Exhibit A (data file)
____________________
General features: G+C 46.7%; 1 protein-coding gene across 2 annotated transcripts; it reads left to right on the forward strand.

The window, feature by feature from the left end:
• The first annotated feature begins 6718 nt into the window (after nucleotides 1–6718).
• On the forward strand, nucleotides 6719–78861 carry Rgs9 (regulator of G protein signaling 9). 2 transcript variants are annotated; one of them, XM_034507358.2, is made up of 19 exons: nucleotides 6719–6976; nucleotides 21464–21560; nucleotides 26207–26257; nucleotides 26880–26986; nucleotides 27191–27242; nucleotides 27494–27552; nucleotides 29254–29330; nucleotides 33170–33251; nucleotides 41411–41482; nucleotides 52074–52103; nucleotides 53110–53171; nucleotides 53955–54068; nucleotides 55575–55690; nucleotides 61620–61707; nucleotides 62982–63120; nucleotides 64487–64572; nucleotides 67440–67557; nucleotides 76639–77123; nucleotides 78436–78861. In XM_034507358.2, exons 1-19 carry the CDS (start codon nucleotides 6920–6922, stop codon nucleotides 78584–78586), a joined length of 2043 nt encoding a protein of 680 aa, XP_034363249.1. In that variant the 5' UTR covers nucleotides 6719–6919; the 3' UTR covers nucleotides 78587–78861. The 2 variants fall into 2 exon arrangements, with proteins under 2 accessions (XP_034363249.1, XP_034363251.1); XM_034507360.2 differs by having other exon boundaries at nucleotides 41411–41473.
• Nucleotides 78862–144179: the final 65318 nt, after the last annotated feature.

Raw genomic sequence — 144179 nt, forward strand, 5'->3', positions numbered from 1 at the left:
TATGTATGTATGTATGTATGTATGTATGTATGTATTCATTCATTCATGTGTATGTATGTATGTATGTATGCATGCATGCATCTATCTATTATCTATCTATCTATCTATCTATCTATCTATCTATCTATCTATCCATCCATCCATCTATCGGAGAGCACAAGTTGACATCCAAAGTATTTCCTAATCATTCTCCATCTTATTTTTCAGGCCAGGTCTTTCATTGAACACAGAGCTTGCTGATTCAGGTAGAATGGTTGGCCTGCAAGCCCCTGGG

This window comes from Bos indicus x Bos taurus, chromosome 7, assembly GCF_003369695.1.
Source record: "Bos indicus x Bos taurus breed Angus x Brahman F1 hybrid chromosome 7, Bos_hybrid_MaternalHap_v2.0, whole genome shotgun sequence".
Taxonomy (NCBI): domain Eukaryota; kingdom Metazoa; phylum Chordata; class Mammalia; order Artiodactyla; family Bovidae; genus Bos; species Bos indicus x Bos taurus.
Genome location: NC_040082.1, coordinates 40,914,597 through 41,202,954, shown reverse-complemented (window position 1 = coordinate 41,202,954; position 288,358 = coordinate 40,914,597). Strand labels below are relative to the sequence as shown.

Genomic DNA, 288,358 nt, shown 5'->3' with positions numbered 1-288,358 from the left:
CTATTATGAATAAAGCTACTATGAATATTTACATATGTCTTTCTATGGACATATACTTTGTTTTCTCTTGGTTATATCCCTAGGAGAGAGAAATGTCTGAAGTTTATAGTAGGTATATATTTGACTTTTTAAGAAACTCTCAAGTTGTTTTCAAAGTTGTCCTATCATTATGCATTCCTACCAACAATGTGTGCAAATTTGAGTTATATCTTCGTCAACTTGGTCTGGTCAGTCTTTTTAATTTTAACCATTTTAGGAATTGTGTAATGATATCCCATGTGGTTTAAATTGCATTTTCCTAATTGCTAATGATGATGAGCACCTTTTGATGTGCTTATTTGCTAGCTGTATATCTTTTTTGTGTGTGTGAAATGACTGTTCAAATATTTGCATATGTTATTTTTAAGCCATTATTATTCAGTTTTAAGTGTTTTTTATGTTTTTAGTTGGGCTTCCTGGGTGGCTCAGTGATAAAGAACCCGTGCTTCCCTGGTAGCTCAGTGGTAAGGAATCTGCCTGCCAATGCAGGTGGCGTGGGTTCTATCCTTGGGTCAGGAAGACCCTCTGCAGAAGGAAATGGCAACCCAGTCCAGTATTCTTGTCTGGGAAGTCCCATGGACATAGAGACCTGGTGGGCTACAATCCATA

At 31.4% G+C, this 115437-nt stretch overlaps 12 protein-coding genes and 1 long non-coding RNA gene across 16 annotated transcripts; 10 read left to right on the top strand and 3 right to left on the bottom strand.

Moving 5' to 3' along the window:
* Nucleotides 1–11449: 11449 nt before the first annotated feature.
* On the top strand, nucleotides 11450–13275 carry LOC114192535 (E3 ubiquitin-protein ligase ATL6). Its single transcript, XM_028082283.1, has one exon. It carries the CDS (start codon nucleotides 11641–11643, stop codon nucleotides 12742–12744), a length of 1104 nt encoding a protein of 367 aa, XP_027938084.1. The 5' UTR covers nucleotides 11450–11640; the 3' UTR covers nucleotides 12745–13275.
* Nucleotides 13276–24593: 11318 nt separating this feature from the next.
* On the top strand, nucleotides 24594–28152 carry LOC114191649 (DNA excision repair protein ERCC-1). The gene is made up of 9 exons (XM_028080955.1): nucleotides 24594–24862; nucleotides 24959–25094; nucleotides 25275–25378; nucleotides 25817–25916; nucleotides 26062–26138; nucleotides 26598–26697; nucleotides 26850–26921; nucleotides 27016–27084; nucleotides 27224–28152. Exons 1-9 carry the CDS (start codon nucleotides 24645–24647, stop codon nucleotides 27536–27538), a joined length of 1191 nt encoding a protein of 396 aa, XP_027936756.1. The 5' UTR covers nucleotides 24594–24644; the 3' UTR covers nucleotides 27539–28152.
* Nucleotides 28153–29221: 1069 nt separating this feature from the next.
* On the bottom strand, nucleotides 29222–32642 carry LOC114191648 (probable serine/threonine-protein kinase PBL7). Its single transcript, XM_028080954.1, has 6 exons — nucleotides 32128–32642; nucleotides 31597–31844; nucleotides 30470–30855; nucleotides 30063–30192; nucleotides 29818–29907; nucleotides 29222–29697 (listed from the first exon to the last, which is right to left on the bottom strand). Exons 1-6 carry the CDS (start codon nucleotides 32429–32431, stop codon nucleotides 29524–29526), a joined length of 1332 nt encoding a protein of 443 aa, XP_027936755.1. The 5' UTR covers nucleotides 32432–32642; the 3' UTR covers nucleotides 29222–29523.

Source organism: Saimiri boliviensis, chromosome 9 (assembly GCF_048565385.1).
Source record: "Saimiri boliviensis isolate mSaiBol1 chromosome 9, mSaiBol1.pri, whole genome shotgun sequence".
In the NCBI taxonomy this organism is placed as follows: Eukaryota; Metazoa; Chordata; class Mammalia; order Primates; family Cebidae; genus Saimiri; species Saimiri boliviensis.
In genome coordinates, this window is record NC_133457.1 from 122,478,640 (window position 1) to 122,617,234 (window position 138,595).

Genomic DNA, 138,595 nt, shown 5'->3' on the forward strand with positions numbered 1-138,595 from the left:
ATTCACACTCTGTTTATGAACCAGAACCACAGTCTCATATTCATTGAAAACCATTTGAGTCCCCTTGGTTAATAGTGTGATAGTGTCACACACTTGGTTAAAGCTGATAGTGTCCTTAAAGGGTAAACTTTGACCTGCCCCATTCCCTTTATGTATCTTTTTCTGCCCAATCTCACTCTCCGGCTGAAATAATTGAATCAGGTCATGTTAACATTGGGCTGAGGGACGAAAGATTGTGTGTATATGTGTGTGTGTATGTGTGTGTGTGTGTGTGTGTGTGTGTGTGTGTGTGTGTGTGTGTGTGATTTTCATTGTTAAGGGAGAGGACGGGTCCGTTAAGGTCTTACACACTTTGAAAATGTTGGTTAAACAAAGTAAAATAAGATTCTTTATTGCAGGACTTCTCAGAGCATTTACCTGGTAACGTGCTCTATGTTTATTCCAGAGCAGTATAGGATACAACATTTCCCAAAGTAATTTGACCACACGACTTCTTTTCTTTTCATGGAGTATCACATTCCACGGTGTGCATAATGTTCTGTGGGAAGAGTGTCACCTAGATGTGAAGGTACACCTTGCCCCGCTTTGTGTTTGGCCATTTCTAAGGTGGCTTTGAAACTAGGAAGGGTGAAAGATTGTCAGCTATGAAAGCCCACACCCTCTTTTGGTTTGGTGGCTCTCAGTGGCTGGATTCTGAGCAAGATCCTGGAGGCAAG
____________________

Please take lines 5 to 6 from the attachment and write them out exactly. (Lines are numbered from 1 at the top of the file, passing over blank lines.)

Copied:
• Nucleotides 78862–144179: the final 65318 nt, after the last annotated feature.

Raw genomic sequence — 144179 nt, forward strand, 5'->3', positions numbered from 1 at the left: